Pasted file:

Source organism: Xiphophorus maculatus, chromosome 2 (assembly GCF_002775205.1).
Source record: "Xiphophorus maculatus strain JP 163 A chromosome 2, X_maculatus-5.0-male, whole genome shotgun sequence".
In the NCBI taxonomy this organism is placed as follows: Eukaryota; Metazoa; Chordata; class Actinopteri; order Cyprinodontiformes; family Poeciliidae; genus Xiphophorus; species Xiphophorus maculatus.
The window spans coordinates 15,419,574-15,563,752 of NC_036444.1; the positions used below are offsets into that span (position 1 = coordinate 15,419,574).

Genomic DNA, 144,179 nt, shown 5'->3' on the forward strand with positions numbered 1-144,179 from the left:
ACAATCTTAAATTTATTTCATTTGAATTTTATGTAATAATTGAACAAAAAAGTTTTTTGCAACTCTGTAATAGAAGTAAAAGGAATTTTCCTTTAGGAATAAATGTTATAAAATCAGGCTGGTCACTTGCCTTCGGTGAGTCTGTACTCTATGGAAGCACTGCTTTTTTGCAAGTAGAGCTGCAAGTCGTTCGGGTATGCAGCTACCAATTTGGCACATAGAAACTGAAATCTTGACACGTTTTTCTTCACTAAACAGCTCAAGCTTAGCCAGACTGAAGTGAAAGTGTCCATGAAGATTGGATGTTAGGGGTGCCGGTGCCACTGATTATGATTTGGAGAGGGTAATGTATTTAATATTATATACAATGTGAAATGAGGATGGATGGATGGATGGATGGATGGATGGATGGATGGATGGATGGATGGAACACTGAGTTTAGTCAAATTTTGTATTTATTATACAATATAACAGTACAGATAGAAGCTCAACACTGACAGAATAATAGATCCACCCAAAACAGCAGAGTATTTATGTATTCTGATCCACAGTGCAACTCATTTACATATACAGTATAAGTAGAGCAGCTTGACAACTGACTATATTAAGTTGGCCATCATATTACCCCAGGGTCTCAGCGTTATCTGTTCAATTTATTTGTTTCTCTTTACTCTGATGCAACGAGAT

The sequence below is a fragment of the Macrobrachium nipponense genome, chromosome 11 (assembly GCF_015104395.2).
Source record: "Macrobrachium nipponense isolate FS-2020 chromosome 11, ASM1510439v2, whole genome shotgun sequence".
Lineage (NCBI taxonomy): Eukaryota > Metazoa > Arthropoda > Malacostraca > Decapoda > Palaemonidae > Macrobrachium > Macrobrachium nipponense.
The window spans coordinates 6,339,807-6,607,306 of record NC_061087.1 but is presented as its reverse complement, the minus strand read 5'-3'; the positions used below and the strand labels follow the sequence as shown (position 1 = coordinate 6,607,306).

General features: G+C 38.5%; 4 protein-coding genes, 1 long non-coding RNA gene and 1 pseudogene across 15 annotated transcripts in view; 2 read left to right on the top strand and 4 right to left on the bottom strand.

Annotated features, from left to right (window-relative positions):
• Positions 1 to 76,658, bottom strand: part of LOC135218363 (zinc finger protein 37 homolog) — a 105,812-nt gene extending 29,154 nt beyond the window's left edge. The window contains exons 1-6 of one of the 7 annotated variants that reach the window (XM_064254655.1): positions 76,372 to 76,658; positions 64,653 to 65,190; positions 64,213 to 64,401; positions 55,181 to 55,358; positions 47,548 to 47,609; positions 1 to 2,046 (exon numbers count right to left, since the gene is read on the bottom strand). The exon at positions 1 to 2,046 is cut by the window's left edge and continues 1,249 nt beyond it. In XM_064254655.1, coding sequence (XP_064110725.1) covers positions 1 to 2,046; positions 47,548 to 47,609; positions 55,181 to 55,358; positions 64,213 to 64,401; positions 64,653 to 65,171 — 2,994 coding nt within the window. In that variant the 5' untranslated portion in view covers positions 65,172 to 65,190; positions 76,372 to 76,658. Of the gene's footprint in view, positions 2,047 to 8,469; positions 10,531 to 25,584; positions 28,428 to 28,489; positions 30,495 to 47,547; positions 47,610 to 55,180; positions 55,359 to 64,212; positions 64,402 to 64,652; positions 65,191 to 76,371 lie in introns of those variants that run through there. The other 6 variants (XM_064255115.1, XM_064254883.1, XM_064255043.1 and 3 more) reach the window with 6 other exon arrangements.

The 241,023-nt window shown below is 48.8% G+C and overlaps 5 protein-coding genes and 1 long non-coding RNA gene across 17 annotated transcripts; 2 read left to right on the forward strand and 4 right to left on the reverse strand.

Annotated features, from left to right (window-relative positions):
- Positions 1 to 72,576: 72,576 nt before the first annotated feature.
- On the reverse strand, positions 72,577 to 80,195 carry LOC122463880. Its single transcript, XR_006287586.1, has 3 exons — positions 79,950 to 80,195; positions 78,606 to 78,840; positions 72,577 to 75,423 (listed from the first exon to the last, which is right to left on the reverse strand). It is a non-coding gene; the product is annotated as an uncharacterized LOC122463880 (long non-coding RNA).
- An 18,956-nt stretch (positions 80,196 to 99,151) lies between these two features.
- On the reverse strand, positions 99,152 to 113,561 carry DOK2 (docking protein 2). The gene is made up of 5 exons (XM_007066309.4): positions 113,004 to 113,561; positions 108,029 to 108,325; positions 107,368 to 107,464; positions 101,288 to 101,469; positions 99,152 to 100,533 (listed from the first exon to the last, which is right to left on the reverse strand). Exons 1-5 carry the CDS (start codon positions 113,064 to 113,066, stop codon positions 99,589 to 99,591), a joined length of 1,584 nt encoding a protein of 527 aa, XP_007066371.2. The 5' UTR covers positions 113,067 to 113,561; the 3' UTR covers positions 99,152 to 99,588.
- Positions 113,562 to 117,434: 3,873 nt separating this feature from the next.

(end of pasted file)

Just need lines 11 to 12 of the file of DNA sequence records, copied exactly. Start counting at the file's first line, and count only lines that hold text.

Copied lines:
General features: G+C 38.5%; 4 protein-coding genes, 1 long non-coding RNA gene and 1 pseudogene across 15 annotated transcripts in view; 2 read left to right on the top strand and 4 right to left on the bottom strand.

Annotated features, from left to right (window-relative positions):